We do not carry as much cash. Instead, we have fixed income in most of our portfolios.
The CWA philosophy is to re-balance after a big decline in equities, by selling fixed income and buying equities to maintain our desired balance. This is the same philosophy, which is selling high (fixed income typically does reasonably well during big stock market declines) and buy equities (at a low valuation).
As the chart illustrates below, maintaining a balanced portfolio even during the Great Depression provided a durable portfolio—even for a retiree drawing on it for income!
Source: CWA/Tectonic Advisors
Applying the Lessons of 1987 to Today
The lessons learned in 1987 still apply to today’s circumstance:
- Asset allocation matters. Investing all in stocks destines you to risk significant downside. We call it the efficient frontier model, which calls for a mix of bonds and stocks in a portfolio. Measuring risk, even though it is an unforeseen event is important.
- Structure of your system matters. Calling 100 brokers was not a good system. However, it was the start of moving money to Pooled Funds that had dedicated professional managers that invested actively.
- Diversification is key, as it spreads risk out to several different asset classes and keeps you from having concentrated bets that can be severely impacted by economic shocks.
- Rebalancing decisions should be unemotional and based on data, not on fear.
- Do not panic. Every crisis is different, the world will change but economic activity can be measured, and value can be found. Keeping calm allows you to take advantage of the relief from the selling and to get your financial plan back on track much more quickly.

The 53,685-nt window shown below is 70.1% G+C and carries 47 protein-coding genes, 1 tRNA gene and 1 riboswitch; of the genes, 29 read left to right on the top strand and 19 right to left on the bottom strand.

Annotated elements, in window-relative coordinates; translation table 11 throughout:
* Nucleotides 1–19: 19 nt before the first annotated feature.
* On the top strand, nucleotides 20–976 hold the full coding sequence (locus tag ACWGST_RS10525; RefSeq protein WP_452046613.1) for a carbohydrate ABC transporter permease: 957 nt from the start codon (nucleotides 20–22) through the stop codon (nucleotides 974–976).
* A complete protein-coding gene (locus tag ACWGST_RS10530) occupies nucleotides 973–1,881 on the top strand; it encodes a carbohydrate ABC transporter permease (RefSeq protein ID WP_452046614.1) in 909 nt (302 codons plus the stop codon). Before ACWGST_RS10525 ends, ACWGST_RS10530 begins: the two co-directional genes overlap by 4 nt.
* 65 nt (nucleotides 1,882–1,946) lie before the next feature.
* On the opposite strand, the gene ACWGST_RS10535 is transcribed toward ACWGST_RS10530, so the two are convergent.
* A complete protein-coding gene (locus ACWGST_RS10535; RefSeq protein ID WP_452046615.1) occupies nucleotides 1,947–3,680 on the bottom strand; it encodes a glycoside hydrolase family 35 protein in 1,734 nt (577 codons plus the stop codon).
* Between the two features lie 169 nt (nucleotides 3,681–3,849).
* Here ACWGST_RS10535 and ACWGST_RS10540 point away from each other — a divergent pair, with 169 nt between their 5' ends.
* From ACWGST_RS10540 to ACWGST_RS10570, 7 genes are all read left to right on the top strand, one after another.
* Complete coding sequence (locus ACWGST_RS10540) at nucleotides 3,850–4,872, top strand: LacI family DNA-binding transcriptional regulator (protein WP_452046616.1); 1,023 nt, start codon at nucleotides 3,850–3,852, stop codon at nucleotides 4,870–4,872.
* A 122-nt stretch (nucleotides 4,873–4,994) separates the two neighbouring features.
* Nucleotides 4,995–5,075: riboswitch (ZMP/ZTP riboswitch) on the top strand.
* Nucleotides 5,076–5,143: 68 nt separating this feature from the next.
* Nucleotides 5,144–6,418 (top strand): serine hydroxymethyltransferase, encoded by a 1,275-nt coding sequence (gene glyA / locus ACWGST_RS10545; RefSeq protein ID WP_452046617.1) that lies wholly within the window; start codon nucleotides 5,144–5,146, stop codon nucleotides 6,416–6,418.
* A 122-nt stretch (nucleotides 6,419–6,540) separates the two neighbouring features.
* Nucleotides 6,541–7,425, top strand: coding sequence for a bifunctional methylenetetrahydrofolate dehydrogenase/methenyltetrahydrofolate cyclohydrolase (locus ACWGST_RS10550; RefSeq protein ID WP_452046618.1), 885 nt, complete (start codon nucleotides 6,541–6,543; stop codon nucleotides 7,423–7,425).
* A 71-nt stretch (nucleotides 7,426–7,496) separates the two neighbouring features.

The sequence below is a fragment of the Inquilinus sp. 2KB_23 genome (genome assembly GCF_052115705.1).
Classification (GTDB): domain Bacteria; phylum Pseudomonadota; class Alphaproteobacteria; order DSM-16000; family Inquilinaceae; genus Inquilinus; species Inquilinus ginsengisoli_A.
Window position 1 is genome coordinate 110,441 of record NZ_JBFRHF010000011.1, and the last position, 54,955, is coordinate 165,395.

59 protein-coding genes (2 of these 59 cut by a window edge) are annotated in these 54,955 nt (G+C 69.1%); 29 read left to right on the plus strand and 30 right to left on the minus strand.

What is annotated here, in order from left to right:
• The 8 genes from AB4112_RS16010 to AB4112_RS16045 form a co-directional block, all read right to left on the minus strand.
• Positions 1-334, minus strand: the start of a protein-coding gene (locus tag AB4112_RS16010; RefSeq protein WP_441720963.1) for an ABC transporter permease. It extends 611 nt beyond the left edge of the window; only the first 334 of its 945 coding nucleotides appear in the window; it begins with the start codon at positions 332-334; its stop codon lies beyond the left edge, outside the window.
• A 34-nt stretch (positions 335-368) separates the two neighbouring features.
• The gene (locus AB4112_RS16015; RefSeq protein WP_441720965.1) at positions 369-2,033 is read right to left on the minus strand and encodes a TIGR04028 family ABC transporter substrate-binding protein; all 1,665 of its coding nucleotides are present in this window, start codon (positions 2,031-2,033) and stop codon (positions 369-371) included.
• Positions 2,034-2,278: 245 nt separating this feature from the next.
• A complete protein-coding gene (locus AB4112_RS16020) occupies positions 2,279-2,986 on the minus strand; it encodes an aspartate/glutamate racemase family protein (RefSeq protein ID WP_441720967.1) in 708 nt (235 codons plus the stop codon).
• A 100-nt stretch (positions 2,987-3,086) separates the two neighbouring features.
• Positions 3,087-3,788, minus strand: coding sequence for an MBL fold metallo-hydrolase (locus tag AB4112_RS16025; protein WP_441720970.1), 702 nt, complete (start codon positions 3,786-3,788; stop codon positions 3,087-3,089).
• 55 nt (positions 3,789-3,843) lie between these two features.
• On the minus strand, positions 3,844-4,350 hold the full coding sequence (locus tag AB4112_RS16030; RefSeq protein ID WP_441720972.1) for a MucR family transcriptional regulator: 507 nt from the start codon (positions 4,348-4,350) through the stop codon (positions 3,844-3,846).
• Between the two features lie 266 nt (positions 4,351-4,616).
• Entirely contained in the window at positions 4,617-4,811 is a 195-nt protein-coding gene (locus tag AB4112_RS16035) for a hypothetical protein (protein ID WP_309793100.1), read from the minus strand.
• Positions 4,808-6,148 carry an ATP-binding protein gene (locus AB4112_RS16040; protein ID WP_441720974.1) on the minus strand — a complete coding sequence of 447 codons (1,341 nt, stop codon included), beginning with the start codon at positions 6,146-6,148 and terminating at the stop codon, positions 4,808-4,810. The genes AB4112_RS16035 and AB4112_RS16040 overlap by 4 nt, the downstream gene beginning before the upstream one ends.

- Maintain your strategy and plan. Capitulation and selling everything can feel good, but for the long term it is very hard to put your money back to work. If you can sell and have enough money to live on the rest of your life, pulling cash out from under your bed to live on, then quit investing money. However, this is not the case for most of us, working or retired.
This financial crisis involves a large amount of uncertainty, and we could very well still have more downside ahead. We have been updating returns for our investment models regularly. Clients, please see our updated returns on our website which show how your model investment is doing. Our strategy and process is working as expected.
We have already completed a small rebalance in order to take some gains on the Fixed Income side and redeploy them into the stock market at depressed prices. We have other larger moves we can make as the situation may dictate. Be on the lookout for updates from Tectonic and the CWA Investment Committee that will detail these when the time comes.
If you are not a client and need some guidance, I invite you to join our community. These are unexpected times and we have diligently built an investment team with experts that can help you navigate this. In times of uncertainty and crisis, there is a premium on good investment advice steering us away from making decisions based on our own fears. We are here for you if you need us.